Monday, May 12, 2008

Proxy Wars

We all know about the war in Iraq and the war in Afghanistan, but exactly how many wars is the US really fighting? And how many are in the making? A proxy war is the war that results when two powers use third parties as substitutes for fighting each other directly.

For example, when President Bush traveled to Israel last January, Israeli security officials were anxious to brief Bush on their latest intelligence about Iran’s nuclear program - and how it could be destroyed. The London Times states "Many Israelis are eager to know whether America would give their country the green light to attack, as it did last September when Israel struck a mysterious nuclear site in Syria." Is this the start of a proxy war?

And in Lebanon, the recent political battle has become a proxy war with the US, Saudi Arabia and France backing the Lebanese government, and Iran and Syria backing Hizballah. Both sides are fighting to shape the Middle East. Secretary of State Condoleezza Rice strongly reaffirmed US support for the pro-Western government:
We will stand by the Lebanese government and peaceful citizens of Lebanon through this crisis and provide the support they need to weather this storm.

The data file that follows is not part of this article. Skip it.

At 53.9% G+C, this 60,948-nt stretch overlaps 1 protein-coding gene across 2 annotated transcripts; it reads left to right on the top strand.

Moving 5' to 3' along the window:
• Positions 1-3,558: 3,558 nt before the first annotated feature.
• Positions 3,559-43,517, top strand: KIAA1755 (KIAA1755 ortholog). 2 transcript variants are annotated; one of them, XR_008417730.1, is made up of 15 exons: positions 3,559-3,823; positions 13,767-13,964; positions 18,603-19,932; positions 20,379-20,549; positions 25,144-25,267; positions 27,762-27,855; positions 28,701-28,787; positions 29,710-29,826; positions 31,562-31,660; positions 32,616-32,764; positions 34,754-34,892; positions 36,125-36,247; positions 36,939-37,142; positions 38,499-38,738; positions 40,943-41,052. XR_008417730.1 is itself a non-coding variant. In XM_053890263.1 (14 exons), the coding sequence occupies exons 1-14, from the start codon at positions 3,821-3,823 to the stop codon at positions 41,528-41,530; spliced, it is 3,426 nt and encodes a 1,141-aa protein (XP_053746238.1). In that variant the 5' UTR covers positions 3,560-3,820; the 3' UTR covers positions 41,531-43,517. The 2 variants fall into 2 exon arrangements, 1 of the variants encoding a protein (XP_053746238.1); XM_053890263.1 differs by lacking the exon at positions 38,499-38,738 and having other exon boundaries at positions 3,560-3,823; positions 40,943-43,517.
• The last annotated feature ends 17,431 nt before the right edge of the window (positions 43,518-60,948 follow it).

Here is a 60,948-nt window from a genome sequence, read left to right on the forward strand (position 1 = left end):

As if the Middle East wasn't enough, the US government now has a renewed interest in South America. If there is proof that Venezuelan President Hugo Chavez has been offering arms and other help to FARC (which has been trying to topple the government of Colombia for nearly a half-century), then Venezuela could be considered a terrorist nation. Will the US back Columbia's "final offensive" against Venezuela?

In Bolivia, a crucial vote could pave the way for secession of the resource-rich Santa Cruz region. Other oil-rich provinces may also vote for greater autonomy. Bolivian President Evo Morales has accused the US of backing the secessionists. Apparently the US does not like Morales's socialist agenda and his close ties to Venezuela and Cuba. According to CounterPunch, "In an effort to rollback social and political change in Bolivia, the U.S has funneled millions of dollars to opposition groups through USAID and The National Endowment for Democracy. What’s more, USAID explicitly supports demands of the right wing for greater regional autonomy in the east."

Does the US step into these situations to spread happiness and democracy, and is it just a coincidence that all these regions have oil? Anyway, I hope you enjoyed my little list of probable proxy wars. Did I forget any?

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